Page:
Alan Charles Kors
Alan Charles Kors (born July 18, 1943) is Henry Charles Lea Professor Emeritus of History at the University of Pennsylvania, where he taught the intellectual history of the 17th and 18th centuries. He has received both the Lindback Foundation Award and the Ira Abrams Memorial Award for distinguished college teaching. Kors graduated A.B. summa cum laude at Princeton University in 1964, and received his M.A. (1965) and Ph.D. (1968) in European history at Harvard University.
Kors has written on the history of skeptical, atheistic, and materialist thought in 17th and 18th-century France, on the Enlightenment in general, on the history of European witchcraft beliefs, and on academic freedom. He was also the Editor-in-Chief of the Encyclopedia of the Enlightenment, which was published in four volumes by Oxford University Press in 2002.
Kors co-founded – with civil rights advocate Harvey A. Silverglate – and served from 2000 to 2006 as chairman of the board of directors of the Foundation for Individual Rights in Education (FIRE).
He writes pieces for both libertarian and conservative journals on political matters. He is an occasional contributor to Reason. His essay "Can There Be An After Socialism?" was published by the journal Social Philosophy & Policy.
Kors has also been active in the defense of free speech since his arrival at Penn. In the widely covered 1993 "water buffalo incident", he defended Eden Jacobowitz against charges that he harassed a group of black sorority sisters. In the early morning hours, as the sorority was celebrating loudly outside the dorms, multiple students yelled from their windows, in various ways, for the sorority to cease. When the police came to question students, Jacobowitz volunteered that he yelled "Shut up, you water buffalo", a slur that was characterized as racist. The sorority members eventually dropped the charges. Kors later defended another University of Pennsylvania student in 2005 during a controversy surrounding the student's right to take a photo of other University students having sex against a dorm window.
In 1992 President George H. W. Bush named him to the Council of the National Endowment of the Humanities. He was confirmed by the United States Senate and served on the committee for six years.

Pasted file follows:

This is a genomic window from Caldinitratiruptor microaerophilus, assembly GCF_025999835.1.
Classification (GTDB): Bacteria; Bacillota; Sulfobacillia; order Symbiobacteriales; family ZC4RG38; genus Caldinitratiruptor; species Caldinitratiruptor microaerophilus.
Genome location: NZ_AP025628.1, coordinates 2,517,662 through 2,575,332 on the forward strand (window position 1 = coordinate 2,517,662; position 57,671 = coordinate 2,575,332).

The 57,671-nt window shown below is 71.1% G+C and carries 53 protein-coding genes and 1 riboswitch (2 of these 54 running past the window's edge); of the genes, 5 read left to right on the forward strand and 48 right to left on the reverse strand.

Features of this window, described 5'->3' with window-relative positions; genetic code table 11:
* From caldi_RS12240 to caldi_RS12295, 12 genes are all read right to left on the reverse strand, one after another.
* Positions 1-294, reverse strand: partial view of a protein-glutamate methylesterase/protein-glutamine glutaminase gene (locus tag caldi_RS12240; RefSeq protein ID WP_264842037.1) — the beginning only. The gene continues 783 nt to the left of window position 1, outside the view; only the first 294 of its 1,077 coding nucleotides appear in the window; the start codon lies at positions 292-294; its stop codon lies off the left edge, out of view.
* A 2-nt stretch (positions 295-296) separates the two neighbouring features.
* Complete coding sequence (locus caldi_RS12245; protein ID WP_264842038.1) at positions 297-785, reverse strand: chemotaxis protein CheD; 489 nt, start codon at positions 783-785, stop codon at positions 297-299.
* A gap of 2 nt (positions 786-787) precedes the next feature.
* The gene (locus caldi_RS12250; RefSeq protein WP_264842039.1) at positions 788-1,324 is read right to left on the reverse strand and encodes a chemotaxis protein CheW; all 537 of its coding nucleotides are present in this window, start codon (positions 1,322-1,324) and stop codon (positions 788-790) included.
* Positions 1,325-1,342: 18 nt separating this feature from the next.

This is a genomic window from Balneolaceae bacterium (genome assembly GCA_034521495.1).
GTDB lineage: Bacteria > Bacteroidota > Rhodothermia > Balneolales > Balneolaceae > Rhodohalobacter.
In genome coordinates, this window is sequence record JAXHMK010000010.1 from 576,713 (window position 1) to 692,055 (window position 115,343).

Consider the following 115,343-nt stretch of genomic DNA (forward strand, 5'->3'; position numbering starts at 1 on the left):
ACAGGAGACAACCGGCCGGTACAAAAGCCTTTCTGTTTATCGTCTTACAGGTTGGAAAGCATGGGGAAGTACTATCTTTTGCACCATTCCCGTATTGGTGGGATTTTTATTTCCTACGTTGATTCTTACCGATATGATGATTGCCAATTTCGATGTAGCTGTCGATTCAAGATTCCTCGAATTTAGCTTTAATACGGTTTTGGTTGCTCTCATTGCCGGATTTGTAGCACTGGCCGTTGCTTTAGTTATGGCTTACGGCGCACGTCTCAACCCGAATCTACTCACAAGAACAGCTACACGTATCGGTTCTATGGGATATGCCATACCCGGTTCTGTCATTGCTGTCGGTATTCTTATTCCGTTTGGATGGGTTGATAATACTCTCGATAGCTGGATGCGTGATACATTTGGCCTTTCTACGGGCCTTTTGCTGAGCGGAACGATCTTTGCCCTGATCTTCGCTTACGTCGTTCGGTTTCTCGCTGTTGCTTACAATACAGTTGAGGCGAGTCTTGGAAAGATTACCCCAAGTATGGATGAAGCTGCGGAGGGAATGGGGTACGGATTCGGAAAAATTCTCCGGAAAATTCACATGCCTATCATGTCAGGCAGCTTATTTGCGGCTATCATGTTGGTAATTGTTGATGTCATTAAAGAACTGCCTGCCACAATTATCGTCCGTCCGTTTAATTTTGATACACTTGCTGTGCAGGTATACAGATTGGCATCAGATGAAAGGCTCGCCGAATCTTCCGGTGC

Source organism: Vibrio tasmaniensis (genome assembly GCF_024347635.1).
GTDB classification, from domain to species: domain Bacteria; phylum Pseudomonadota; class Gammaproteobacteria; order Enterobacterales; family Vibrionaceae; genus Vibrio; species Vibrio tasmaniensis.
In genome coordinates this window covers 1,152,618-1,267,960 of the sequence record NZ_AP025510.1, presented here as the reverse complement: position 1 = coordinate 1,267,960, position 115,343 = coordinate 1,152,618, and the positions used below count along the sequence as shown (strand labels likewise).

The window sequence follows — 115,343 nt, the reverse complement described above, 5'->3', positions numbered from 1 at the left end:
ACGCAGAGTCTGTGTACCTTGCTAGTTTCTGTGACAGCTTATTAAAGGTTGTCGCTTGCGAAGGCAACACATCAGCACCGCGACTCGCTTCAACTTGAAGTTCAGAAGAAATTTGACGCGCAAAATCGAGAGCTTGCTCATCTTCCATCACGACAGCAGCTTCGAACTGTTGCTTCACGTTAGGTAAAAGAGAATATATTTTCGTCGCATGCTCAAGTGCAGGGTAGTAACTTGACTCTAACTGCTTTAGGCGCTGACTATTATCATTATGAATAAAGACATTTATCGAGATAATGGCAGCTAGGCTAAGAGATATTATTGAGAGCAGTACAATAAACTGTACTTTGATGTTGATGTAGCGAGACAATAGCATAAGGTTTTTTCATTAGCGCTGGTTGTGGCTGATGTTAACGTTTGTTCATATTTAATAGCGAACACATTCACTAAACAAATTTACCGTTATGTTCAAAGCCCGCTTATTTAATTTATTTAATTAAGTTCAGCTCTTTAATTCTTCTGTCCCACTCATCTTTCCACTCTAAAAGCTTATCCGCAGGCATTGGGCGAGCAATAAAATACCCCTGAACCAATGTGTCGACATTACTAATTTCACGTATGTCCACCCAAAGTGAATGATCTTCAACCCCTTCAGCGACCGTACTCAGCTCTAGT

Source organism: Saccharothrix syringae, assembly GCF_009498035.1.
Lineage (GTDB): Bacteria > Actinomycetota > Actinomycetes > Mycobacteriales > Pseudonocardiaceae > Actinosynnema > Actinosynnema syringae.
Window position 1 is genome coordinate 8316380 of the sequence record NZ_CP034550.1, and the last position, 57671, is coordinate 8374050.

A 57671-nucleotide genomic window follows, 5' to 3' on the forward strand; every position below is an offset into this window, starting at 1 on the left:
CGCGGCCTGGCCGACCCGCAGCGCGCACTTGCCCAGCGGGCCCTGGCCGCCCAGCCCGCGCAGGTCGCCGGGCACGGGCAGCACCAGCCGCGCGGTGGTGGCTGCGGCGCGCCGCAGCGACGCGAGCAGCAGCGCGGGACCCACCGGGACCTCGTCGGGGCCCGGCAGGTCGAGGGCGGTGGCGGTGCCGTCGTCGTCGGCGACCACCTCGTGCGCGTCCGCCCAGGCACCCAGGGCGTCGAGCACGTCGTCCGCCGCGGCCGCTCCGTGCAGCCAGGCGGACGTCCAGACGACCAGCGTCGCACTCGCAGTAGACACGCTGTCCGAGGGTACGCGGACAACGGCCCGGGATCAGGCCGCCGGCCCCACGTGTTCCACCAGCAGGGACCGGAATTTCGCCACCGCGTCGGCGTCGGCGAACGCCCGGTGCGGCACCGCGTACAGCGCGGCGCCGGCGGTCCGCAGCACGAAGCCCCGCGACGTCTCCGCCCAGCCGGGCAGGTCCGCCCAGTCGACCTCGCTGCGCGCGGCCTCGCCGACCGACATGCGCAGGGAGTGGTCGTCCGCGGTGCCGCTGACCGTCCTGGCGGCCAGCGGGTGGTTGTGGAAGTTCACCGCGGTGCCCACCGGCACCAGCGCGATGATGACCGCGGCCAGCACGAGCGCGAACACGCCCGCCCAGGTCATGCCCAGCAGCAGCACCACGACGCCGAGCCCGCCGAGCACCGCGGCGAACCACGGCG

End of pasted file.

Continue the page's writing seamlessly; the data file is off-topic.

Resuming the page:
In 2005, President George W. Bush awarded Kors the National Humanities Medal for his "scholarship, devotion to the Humanities, and...defense of academic freedom." In 2006, he was the T.B. Davie Memorial Lecturer on academic freedom at the University of Cape Town, South Africa.
- Witchcraft in Europe, 400–1700: A Documentary History (Middle Ages Series) by Alan Charles Kors (Editor), Edward Peters (Editor) ISBN 0-8122-1751-9 (1972, revised edition 2001)
- D'Holbach's Coterie: An Enlightenment in Paris by Alan Charles Kors (Author) ISBN 0-691-05224-7 (1976, reissued 2015))
- Atheism in France, 1650–1729: The Orthodox Sources of Disbelief by Alan Charles Kors (Author) ISBN 0-691-05575-0 (1990, reissued 2015)
- The Shadow University: The Betrayal Of Liberty On America's Campuses by Alan Charles Kors (Author), Harvey A. Silverglate (Author) ISBN 0-06-097772-8 (1999)
- Encyclopedia of the Enlightenment (4 vol. set) by Alan Charles Kors (Editor) ISBN 0-19-510433-1 (2002)
- Naturalism and Unbelief in France, 1650-1729 by Alan Charles Kors (Author) ISBN 978-1107106635 (2016)
- Epicureans and Atheists in France, 1650-1729 by Alan Charles Kors (Author) ISBN 978-1107132641 (2016)
- Bruce Frohnen; Jeremy Beer; Nelson O. Jeffrey (20 May 2014). American Conservatism: An Encyclopedia. Intercollegiate Studies Institute. ISBN 978-1-4976-5157-9. Retrieved 13 July 2016.
- "Alan Charles Kors." Department of History, University of Pennsylvania. Accessed 23 July 2017.
- "Alan Charles Kors." Reason. Accessed 14 March 2008.
- "Social Philosophy & Policy," 2003: Cambridge University Press, pp. 1–17
- University of Pennsylvania controversy
- Critical Mass
- Ralston College